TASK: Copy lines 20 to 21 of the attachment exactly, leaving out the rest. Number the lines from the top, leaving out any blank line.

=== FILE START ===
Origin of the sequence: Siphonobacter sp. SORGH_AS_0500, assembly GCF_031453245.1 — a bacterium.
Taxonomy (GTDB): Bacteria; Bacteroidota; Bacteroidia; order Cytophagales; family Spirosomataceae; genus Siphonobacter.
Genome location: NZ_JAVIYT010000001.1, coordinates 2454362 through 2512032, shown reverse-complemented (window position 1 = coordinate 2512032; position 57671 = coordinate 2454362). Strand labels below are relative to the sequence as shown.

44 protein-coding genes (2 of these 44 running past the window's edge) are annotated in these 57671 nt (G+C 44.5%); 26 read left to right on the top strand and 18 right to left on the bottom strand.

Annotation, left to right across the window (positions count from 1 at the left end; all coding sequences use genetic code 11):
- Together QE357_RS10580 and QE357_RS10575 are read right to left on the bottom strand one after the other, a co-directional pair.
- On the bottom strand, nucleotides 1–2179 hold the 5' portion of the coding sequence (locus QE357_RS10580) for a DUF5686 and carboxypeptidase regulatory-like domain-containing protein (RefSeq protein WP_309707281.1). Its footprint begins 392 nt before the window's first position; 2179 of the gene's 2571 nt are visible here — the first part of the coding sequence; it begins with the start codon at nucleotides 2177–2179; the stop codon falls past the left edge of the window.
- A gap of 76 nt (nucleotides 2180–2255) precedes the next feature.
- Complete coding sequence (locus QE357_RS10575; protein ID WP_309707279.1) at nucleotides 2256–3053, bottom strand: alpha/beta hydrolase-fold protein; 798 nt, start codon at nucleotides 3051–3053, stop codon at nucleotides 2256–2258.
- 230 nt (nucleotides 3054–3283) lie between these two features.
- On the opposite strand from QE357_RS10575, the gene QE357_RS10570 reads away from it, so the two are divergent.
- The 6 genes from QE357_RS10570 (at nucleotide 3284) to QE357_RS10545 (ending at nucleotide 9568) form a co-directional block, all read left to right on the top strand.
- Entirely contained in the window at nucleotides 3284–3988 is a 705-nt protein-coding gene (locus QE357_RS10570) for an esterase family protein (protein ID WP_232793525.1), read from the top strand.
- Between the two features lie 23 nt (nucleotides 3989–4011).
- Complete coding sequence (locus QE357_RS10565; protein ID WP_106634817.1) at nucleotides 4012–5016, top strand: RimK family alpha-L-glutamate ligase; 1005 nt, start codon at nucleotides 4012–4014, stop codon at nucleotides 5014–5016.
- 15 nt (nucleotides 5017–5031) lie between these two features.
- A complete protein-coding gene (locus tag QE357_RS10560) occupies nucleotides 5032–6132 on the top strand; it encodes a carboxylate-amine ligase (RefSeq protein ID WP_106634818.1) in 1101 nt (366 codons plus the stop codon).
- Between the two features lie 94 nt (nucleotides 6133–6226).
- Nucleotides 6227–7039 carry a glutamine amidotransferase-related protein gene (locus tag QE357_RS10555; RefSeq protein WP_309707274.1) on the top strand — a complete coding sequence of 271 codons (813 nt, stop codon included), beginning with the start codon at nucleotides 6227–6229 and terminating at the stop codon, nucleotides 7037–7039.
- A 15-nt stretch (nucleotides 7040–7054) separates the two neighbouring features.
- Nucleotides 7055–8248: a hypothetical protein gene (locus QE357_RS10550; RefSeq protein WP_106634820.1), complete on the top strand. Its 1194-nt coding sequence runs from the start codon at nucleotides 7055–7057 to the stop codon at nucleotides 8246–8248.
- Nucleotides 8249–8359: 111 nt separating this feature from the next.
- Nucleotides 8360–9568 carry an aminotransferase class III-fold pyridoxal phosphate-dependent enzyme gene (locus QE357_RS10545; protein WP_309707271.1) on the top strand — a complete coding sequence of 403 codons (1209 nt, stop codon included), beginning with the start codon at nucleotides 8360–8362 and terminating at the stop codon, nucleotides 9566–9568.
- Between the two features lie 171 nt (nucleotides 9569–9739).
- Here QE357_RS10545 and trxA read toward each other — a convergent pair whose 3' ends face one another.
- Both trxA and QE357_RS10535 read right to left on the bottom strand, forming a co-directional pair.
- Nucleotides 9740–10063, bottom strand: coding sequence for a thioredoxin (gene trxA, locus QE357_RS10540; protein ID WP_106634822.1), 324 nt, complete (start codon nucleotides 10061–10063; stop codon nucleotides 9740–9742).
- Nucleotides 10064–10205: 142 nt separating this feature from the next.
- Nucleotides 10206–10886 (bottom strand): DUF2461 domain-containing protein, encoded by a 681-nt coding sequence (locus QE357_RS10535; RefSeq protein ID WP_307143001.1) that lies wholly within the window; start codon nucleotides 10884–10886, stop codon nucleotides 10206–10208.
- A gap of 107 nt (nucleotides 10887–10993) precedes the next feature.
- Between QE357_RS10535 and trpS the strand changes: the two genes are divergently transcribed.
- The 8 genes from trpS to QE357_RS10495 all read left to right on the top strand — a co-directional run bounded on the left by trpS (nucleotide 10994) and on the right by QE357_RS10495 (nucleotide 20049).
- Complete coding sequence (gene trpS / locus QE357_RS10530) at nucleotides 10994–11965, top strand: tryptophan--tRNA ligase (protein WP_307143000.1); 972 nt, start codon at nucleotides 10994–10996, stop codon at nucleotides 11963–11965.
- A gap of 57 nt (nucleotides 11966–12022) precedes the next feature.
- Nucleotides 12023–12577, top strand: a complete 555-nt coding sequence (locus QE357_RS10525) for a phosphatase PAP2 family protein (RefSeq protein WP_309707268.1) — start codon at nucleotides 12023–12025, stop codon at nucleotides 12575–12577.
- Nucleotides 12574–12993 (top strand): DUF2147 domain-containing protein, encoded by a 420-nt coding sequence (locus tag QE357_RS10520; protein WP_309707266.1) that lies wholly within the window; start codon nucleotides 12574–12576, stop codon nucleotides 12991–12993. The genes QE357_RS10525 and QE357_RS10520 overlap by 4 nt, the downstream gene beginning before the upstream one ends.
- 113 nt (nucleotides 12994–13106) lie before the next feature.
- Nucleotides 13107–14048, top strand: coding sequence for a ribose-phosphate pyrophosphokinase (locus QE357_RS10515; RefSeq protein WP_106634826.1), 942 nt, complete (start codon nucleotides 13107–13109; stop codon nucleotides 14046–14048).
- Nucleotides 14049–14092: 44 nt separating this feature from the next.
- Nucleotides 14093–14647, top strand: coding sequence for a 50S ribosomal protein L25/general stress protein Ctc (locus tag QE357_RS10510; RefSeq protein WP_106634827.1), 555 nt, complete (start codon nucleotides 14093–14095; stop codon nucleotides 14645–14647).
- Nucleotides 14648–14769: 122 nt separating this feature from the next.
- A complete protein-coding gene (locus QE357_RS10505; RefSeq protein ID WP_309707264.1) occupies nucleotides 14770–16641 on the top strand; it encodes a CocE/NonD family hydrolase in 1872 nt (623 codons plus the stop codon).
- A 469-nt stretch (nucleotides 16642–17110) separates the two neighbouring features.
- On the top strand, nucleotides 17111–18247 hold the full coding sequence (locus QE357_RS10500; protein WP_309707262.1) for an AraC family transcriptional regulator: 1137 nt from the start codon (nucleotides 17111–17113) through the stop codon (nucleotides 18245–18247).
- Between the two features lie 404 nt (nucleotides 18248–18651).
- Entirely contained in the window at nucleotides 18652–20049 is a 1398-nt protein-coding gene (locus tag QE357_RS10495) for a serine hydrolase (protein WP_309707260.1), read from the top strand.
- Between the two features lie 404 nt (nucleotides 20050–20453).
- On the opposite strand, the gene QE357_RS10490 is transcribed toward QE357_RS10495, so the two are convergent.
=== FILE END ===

- A 15-nt stretch (nucleotides 7040–7054) separates the two neighbouring features.
- Nucleotides 7055–8248: a hypothetical protein gene (locus QE357_RS10550; RefSeq protein WP_106634820.1), complete on the top strand. Its 1194-nt coding sequence runs from the start codon at nucleotides 7055–7057 to the stop codon at nucleotides 8246–8248.